So, me personally, so if we just do this, you'll notice that gets rid of the air and you're like, how did that get rid of the air? It's because this thing was expecting me to return nothing from this function. And so now, I'm preventing it from returning by adding the semicolon at the end.

I don't like to have to look forward to know if this is the return statement, so I just don't use those. That's my argument against it. Hate me for it. I bet Twitch chat is just losing it right now. All right, so let's just do this, acc.x+=, my goodness, that's like the third time I've done that, += point.x, there we go, exact same thing.

We've seen this how many times now? X/y, why are you not auto completing? I figured it'd be auto completing by now. All right, there we go. So we have this beautiful thing right here. And now we have that, so I can go like this, let result equals this.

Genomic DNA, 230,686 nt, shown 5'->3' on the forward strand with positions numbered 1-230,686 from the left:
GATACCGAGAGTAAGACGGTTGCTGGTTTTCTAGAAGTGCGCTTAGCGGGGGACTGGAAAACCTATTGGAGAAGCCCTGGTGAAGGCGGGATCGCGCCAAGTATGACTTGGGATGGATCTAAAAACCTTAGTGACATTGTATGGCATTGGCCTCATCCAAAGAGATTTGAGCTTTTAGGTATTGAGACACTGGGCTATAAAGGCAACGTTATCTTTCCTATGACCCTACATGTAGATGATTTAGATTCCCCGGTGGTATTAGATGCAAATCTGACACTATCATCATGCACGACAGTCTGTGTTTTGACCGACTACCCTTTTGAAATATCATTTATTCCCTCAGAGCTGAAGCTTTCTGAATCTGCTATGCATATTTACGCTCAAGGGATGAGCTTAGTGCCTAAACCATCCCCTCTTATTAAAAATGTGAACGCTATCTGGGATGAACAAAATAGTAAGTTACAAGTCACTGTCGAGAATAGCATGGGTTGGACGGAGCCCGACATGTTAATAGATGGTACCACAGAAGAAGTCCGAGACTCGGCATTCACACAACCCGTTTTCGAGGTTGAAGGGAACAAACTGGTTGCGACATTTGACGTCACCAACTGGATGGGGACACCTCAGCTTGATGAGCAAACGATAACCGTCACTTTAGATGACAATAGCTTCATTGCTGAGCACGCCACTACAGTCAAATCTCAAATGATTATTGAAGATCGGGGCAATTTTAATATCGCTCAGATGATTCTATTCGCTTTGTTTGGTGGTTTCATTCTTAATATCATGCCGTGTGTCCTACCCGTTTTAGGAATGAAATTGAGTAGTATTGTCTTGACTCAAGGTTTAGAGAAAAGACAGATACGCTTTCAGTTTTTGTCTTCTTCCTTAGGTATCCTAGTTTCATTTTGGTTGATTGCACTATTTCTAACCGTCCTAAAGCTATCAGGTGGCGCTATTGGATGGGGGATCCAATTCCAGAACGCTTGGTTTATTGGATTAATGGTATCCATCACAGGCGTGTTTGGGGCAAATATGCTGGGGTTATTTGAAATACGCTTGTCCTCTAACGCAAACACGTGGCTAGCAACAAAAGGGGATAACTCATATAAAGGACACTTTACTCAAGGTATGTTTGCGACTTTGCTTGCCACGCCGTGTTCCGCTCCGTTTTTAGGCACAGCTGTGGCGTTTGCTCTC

And I can do that beautiful thing. And if I hit Edit, it's not running, that's too bad, rust analyzer will often put in ghost texts into your editor to tell you what type is on each line if you set up your code like this. For whatever reason, it's not running, which is just sad.

But yeah, so that way you would see that this thing was a reference to a string, this was a iterator of reference to string, this was an iterator of point, this returns a single point, right? So you can watch it do its translation step by step, which makes it super easy to look through these things.

Now, hopefully, does this all make sense? This looks just like JavaScript, right? But let me tell you a reason why it's better than what JavaScript does, when you use .map on an array, what actually happens? Anyone, just throw out an answer.
>> Iterates through and returns each element.